“Restoration and preservation have always been at the heart of our mission, but the greater purpose for our work is to share Oakland with the community and our visitors,” Executive Director David Moore said.

Founded in 1850, the cemetery is a hidden treasure located less than a mile from the heart of downtown Atlanta. It is the final resting place of many of Atlanta’s settlers, builders and most noted citizens like golf legend Bobby Jones, “Gone with the Wind” author Margaret Mitchell and former Atlanta mayors, including Maynard Jackson. The cemetery is also a showplace of sculpture and architecture and a botanical preserve with ancient oaks and magnolias.

All race registrants receive a T-shirt featuring the nationally recognized Run Like Hell and Run Like Heck logo.

Runners need to download a form to preregister online at www.running4fitness.com or can register in person at the Phidippides running store at Ansley Mall near Midtown. Spectators will want to claim an early viewing spot.

Information: (404) 688-2107, ext. 15 or visit www.oaklandcemetery.com.

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Four exceptional Steinway Society piano scholarship students will be presented at an open-to-the-public afternoon concert and reception Sunday at Peachtree Presbyterian Church’s Kellett Chapel in Buckhead.

Mary Hoffman, director of music at the church, hosts the use of the chapel and Steinway piano for the free concert to encourage community involvement in the society’s scholarship programs.

This year’s featured scholars are Kellie Richardson, Reinhardt University; Diane Turner, Shorter University; Lydia Nicholas, Berry College; and Joshua Martin, Kennesaw State University. Each student will give a 15-minute program and meet society members and attendees at a post-performance reception.

Society members serving on the 2012 scholarship committee are: Judy Godwin, Sharon Strong and vice president Rex Simms.

The revered Steinway name representing classical piano virtuoso performers inspired Northsider Barbara Kirby and 16 like-minded piano aficionados in 1980 to fund an annual awards program recognizing outstanding students studying piano at 16 Georgia colleges and universities. Each featured 2012 student will receive a $1,000 unrestricted cash scholarship to further his or her music careers. The society also sponsors the Prodigy Award for students under 15, and created an endowment scholarship at Kennesaw State in 2008.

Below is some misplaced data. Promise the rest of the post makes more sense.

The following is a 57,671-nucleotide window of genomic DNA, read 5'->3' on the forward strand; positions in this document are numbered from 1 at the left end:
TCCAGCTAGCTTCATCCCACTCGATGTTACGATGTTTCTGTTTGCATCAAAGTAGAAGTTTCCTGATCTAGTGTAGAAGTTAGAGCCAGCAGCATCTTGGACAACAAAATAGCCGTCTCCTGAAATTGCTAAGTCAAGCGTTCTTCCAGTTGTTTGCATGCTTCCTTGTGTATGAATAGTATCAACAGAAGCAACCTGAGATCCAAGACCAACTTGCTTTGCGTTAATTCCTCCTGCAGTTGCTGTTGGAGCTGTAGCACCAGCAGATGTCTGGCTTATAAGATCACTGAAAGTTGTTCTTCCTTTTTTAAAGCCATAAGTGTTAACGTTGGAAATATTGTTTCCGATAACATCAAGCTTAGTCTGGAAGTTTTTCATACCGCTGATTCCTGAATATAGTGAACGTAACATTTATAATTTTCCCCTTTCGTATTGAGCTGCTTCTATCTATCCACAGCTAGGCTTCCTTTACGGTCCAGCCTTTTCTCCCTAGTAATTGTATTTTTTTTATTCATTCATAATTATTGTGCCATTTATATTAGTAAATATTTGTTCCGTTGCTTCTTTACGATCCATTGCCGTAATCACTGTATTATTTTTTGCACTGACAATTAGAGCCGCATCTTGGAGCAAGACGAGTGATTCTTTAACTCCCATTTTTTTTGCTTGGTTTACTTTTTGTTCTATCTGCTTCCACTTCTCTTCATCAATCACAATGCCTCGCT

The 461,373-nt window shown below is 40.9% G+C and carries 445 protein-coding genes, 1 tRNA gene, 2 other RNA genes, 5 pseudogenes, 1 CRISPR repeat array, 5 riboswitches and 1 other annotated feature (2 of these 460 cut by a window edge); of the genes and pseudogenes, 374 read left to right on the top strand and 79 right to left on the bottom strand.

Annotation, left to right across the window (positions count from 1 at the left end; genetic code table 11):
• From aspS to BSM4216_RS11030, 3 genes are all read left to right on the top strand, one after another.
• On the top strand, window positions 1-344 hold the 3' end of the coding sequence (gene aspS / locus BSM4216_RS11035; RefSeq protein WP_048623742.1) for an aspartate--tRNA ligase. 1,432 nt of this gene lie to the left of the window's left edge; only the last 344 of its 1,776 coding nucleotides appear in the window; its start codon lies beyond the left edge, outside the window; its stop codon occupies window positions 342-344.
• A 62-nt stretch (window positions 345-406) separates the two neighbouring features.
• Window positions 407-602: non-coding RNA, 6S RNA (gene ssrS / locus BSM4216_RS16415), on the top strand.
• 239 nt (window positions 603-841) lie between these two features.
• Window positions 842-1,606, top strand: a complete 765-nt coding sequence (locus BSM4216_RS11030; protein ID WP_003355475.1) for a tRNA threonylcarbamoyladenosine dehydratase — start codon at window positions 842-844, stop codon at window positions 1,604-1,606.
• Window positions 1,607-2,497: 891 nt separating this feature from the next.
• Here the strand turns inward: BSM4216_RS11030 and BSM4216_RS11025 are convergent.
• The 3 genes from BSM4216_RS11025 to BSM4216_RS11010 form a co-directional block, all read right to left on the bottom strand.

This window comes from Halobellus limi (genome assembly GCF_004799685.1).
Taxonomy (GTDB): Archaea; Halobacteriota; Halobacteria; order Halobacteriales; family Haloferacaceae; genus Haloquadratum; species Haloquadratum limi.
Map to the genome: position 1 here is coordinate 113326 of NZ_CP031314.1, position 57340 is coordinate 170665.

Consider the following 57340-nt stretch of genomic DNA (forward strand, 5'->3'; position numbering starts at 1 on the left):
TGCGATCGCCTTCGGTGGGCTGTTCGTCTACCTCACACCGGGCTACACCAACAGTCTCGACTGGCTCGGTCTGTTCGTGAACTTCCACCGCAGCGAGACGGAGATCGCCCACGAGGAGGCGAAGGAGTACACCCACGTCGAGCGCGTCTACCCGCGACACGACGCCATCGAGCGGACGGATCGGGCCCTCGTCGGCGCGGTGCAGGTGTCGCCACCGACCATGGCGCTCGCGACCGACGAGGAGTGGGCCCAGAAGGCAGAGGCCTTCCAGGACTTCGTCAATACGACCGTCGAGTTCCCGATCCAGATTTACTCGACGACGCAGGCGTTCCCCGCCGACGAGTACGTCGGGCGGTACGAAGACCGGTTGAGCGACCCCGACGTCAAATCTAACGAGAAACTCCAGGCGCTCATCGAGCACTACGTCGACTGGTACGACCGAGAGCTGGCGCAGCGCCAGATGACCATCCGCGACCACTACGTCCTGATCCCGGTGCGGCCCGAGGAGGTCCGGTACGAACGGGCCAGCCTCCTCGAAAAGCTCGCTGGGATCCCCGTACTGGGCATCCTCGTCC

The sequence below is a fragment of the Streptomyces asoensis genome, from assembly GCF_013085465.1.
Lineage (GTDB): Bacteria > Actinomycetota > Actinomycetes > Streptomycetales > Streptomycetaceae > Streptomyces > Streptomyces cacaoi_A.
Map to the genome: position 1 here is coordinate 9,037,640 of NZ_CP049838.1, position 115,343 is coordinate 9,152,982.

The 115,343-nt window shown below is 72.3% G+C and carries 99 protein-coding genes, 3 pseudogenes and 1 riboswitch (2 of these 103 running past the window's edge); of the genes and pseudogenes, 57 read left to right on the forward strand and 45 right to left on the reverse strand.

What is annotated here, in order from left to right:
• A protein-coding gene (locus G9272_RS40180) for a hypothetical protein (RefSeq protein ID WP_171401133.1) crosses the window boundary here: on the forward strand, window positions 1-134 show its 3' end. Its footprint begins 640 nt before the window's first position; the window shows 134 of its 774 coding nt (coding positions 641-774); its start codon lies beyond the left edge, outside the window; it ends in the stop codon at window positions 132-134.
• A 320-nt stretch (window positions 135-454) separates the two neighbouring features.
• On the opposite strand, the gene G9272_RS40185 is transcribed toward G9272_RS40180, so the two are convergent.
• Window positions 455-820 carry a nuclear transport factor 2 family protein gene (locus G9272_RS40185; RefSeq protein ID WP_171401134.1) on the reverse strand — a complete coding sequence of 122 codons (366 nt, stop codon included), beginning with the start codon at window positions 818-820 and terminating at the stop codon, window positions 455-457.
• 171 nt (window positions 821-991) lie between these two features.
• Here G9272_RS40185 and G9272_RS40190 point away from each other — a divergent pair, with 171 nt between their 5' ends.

Information: (770) 457-4986 or visit www.AtlantaSteinwaySociety.com.

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Strut Your Mutt will be a people-and-picnic party for anyone who loves dogs or cats! Mark your calendar for Sunday and join the fun at Heritage Sandy Springs’ Heritage Green from noon to 4 p.m.

The free, public outdoor event, sponsored by the Petco Foundation, is hosted by Furkids to celebrate pet lovers, animals and their adopters — especially folks who have adopted dogs through the Furkids/Small Dog Rescue partnership.

The family event will feature contests for dogs, live music, food by BB’s Q, beverages by Eagle Rock Distributing Co., a pet boutique, face painting, moonwalks, giveaways, raffles and a microchip clinic. There will also be a number of adoptable animals looking for homes.

Singer-songwriter Mike Sowden will perform live with his rockin’, stompin’ guitar box show.

“Petco has been a strong and devoted partner in helping Furkids and Small Dog Rescue & Humane Society match homeless dogs and cats with adoptive families “ said Samantha Shelton, founder and executive director of Furkids. “In metro Atlanta alone, there are approximately 10,000 happy dogs and cats matched with loving adoptive families.”

Volunteers helping make plans are Jarid Neff, Anne Stockton and Lauren Miller.

The nonprofit Furkids acquired Small Dog Rescue & Humane Society in 2011 and both organizations have a long-term relationship with Petco. With 600 cats and dogs cared for daily, Furkids tends to more animals than any other animal organization in the Southeast.

Information: (770) 613-0880 or visit www.furkids.org.

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The Friends of Bitsy Grant Tennis Center are partnering with the Piedmont Driving Club Tennis Committee to host a grand-slam style Bitsy 60 anniversary party Oct. 25 to celebrate six decades of tennis at the fabled Buckhead center.